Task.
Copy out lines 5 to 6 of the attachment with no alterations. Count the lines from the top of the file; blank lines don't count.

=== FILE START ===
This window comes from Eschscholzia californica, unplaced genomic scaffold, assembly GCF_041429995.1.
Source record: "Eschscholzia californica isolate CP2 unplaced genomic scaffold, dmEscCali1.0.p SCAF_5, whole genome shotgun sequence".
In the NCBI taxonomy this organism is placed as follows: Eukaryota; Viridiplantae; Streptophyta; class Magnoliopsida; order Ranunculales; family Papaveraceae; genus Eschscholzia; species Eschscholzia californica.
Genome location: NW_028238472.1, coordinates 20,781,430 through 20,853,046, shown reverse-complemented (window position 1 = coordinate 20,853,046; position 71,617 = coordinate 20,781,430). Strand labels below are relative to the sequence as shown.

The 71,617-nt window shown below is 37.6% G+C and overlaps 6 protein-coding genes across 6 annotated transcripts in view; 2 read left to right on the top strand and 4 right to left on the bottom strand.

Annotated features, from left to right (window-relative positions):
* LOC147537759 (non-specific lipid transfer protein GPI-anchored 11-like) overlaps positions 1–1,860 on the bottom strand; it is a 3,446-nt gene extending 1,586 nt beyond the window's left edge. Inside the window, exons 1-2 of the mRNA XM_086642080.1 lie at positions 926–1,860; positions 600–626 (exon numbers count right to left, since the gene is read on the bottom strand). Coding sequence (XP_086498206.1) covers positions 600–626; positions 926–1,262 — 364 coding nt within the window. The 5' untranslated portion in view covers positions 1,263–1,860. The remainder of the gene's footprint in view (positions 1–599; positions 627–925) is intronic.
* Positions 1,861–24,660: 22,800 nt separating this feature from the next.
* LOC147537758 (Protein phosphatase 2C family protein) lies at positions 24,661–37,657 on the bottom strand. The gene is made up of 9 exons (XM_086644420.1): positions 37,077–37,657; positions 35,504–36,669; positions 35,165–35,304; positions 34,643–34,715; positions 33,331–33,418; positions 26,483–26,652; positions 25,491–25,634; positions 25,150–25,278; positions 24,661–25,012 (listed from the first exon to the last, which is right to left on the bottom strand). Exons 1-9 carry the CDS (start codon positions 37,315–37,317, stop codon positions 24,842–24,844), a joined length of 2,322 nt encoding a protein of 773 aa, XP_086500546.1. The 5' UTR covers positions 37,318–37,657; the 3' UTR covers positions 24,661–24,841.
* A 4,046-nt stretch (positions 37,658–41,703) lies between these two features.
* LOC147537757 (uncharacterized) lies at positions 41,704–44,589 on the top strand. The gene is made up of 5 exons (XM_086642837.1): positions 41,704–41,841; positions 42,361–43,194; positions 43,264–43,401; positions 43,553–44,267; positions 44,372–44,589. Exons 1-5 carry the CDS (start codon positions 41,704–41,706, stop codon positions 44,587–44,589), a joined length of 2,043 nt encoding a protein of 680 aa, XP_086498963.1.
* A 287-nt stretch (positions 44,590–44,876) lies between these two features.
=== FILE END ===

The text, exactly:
The 71,617-nt window shown below is 37.6% G+C and overlaps 6 protein-coding genes across 6 annotated transcripts in view; 2 read left to right on the top strand and 4 right to left on the bottom strand.

Annotated features, from left to right (window-relative positions):